US Mortgage Rates at 40-50 Yr Lows Fail to Tempt Buyers

09 September 2011

US mortgage rates fell to the lowest in 40 years as investors turned to government bonds on fears of the deepening European debt crisis, and stagnant job growth. According to government owned lender Freddie Mac the average rate for a 30 year fixed mortgage dropped to 4.12 this week, from 4.22 percent, the lowest rate since the company opened trading in 1971.


According to data from the National Bureau of Economic Research long-term borrowing is actually at its lowest cost since the 1950s. Meanwhile the average 15-year rate fell to 3.33 percent from 3.39 percent. But buyers are not responding to the low rates, and the housing market is still far from recovery according to widespread reports.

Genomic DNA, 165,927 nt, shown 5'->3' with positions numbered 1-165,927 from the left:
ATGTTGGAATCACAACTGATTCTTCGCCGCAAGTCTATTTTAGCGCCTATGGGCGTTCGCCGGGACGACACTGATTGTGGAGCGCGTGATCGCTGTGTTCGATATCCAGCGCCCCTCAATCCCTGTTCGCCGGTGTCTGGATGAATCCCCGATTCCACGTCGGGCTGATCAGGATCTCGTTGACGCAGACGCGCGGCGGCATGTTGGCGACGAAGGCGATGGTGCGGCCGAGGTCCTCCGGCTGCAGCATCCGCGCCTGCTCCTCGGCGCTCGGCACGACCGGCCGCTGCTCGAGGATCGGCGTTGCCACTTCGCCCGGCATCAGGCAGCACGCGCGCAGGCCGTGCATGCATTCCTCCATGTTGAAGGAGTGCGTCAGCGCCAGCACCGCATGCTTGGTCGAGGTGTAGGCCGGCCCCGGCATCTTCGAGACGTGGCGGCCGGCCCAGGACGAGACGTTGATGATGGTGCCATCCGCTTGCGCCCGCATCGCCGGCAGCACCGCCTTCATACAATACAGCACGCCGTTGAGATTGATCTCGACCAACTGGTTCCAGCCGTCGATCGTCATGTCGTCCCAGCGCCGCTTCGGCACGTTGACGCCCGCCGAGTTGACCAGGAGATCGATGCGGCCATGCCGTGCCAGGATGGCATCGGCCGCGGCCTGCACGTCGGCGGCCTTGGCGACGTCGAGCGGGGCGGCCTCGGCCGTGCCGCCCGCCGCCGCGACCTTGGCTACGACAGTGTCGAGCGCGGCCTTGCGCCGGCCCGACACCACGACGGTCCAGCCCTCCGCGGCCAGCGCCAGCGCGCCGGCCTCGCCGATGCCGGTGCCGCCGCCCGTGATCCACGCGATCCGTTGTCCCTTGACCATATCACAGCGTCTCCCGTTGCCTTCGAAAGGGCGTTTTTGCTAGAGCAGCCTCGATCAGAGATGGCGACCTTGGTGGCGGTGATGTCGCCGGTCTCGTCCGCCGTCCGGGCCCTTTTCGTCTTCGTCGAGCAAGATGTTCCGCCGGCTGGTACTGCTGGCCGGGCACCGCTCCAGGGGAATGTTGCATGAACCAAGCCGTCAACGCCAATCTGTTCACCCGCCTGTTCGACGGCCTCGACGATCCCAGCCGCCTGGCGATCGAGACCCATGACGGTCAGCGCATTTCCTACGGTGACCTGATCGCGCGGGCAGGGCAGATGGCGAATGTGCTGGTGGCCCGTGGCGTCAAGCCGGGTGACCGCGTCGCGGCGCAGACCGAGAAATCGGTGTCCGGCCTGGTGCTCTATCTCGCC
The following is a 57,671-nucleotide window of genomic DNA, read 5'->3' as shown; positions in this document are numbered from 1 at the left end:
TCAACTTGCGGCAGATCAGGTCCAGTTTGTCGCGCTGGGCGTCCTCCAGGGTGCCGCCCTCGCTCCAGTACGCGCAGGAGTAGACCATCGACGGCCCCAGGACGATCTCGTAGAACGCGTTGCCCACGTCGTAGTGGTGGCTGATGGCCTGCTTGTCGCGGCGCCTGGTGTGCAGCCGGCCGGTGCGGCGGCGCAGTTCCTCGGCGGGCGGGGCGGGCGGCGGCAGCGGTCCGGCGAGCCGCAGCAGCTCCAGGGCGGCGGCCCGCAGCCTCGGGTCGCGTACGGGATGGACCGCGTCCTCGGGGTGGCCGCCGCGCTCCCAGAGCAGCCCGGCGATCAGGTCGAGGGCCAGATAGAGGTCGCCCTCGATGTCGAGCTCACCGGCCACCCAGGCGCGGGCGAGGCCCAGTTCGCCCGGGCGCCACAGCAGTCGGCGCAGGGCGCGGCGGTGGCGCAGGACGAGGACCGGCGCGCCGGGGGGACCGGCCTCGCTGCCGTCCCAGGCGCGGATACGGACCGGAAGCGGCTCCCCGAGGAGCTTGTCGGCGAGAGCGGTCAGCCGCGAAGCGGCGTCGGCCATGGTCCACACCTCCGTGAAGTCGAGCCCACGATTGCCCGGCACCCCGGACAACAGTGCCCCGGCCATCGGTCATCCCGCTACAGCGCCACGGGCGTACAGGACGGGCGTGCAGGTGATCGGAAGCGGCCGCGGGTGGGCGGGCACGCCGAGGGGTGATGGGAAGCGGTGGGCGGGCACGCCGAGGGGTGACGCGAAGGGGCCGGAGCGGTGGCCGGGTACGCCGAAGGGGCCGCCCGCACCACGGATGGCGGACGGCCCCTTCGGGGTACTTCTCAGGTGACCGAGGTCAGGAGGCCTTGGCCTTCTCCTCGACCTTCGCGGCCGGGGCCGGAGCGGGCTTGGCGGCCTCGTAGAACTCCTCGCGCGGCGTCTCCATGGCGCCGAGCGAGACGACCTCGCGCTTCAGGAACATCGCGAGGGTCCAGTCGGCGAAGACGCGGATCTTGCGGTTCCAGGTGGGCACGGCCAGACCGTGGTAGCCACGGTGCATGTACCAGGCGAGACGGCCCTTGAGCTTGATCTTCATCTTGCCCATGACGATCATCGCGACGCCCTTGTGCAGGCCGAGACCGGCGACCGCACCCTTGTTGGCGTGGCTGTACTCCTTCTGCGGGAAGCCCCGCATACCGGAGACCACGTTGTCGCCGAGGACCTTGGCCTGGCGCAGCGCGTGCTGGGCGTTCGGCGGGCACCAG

"Homebuyers are not responding to these record-low interest rates," said Patrick Newport, an economist at IHS Global Insight in Lexington, Massachusetts. "The reason interest rates are dropping recently is that the outlook for the economy has gotten weaker. A smart person would be very careful about buying a home unless he thinks his job is very secure."


Mortgage applications dropped 4.9 percent in the week ended Sept. 2, according to data from the Mortgage Bankers Association.


The continued failure of the housing market, combined with a Labour Department report of no new jobs in August, signs that the US economic recovery is stalling and Europe's continued failure to contain its debt contagion led to another all time low as yields on 10 year treasury bonds also plumbed new depths this week.

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